British banking giant Barclays is planning to adopt a new system to improve credit card security, based on encryption technology used by the Nazis during World War II.
According to the British daily The Telegraph, inventors David Taylor and George French based their design on Engima, a coding machine invented at the end of World War I and used by the Nazis from the 1930s onward to encrypt messages by producing different combinations of numbers at various intervals, leading to constantly changing codes. Taylor and French, along with Barclays, have secured a patent for the invention.
A spokesman for Barclays told The Telegraph that the bank is “constantly looking at ways of tackling fraud and protecting customers” and therefore has backed “an innovation that would see a CVV code that changes dynamically put onto a physical card, in order to tackle online purchasing fraud.”
The spokesman added that there is currently no timetable for the technology’s release to Barclays customers.
Currently, the three-digit card security code number — commonly known as a CVV — located on the back of credit cards serves as the primary form of credit card security.
But CVV has numerous vulnerabilities, including being prone to what are known as guessing attacks, in which hackers try to figure out the code by trying different possibilities on thousands of websites simultaneously.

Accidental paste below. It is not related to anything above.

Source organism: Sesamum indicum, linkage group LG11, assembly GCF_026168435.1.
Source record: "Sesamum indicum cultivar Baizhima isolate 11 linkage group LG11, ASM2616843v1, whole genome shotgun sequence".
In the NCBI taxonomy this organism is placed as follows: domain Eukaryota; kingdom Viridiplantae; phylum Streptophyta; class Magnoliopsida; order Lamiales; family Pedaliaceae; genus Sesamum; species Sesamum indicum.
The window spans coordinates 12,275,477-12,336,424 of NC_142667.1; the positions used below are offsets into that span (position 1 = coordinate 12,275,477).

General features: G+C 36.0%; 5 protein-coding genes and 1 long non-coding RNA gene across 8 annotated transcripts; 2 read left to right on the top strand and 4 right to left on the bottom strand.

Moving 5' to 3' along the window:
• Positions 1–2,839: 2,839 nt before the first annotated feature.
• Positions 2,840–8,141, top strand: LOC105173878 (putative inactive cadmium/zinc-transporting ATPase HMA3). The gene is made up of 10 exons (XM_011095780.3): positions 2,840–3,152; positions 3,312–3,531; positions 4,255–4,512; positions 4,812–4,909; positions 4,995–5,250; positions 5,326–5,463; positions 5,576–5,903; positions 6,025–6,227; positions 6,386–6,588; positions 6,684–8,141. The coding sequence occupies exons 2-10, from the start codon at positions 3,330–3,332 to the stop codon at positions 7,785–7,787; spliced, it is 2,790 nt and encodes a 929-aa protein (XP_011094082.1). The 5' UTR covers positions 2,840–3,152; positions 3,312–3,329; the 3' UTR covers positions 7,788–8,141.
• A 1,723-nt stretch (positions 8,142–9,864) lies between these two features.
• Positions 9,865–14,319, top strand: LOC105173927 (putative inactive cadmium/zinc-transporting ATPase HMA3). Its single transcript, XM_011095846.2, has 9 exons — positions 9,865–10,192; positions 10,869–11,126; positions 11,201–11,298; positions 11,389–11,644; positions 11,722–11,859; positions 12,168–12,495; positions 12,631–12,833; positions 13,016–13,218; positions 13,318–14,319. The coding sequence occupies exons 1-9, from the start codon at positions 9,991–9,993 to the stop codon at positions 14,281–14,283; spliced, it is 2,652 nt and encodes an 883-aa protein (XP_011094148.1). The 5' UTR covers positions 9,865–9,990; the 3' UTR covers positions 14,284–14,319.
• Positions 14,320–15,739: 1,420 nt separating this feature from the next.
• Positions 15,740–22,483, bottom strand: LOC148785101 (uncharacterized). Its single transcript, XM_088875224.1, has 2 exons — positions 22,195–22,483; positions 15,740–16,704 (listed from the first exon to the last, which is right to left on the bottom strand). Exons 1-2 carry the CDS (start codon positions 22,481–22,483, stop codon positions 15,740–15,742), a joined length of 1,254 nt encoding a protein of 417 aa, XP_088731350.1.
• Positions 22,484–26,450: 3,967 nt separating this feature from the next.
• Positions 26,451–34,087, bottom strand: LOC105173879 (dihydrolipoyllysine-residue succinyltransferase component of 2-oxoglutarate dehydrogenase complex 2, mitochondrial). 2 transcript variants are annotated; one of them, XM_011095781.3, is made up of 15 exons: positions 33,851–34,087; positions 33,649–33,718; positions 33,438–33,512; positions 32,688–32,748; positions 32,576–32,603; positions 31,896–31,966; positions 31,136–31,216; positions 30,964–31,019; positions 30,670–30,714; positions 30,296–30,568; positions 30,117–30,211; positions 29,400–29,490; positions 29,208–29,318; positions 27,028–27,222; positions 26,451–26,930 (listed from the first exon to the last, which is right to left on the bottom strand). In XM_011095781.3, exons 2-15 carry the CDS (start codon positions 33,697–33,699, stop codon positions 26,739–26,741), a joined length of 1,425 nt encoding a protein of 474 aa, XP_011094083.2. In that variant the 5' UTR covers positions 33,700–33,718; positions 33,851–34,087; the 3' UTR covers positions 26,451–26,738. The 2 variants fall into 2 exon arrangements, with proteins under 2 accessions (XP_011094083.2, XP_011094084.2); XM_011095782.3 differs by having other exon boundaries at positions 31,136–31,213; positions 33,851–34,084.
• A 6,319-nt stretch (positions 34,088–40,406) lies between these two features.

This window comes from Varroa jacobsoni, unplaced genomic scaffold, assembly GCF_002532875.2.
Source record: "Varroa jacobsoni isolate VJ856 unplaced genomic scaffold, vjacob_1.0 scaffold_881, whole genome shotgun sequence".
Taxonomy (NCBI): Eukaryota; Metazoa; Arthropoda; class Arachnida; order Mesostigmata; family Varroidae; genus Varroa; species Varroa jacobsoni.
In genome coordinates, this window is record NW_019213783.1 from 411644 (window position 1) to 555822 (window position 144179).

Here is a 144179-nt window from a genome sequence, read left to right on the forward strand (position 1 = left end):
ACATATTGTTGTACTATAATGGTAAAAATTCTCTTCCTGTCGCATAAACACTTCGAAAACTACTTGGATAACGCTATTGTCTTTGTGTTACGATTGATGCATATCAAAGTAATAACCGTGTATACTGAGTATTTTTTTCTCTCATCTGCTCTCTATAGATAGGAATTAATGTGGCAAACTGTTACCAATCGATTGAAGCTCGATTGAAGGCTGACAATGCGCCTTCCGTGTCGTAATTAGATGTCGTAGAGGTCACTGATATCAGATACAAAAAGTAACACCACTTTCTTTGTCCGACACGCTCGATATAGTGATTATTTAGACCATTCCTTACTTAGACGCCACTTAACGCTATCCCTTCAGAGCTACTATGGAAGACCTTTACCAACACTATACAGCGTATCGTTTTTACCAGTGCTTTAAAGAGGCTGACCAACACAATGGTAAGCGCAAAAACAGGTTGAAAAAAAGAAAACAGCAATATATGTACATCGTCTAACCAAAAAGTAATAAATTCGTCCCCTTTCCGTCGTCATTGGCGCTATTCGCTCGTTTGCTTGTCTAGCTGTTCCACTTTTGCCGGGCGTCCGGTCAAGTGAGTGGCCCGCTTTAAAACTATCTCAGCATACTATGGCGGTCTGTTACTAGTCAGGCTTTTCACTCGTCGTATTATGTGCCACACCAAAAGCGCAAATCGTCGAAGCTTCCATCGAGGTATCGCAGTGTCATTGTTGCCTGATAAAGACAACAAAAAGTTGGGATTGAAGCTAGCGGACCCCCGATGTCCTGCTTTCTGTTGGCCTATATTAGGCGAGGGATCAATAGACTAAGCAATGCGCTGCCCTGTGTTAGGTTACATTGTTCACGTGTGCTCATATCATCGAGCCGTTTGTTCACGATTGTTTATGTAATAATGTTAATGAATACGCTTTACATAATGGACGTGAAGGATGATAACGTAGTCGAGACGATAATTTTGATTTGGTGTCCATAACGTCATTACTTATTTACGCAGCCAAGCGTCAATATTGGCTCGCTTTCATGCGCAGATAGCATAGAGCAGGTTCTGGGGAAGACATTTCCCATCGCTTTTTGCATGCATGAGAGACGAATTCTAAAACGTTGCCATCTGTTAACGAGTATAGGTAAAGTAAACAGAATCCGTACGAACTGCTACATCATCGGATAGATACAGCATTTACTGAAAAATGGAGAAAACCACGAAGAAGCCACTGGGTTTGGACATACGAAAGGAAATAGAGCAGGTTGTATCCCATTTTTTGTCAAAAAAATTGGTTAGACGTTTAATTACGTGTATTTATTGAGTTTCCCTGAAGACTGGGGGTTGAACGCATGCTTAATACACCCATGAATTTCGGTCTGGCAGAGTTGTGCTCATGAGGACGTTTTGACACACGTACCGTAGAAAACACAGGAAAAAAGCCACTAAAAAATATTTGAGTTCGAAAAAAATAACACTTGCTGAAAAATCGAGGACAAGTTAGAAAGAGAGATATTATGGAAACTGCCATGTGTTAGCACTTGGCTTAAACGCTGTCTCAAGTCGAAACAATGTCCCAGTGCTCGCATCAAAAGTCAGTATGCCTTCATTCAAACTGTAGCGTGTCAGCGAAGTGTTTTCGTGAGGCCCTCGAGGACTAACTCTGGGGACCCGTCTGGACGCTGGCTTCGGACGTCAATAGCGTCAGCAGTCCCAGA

The new technology will feature a keypad on the credit card, in which cardholders will enter a PIN number that will generate a number of different codes. These ciphers will be produced at changing times by an internal timer in the credit card and will be seen next to the signature strip, The Telegraph reported.
In addition to removing the CVV number, the new credit cards will not need PIN card readers. Other new features to be included are a contactless payment chip, as well as wi-fi or Bluetooth, according to The Telegraph.
The Enigma machine was widely used the Nazis to send encrypted messages during World War II. With trillions of possible combinations, its codes were considered impregnable.
However, following on earlier breakthroughs by Polish intelligence services, in 1939 a British team led by Alan Turing at Bletchley Hall finally managed to break the Enigma machine codes, giving the allies an inestimable advantage over the Nazis.
It is widely believed that cracking the Enigma shortened the war by several years and saved millions of lives.
AP contributed to this report.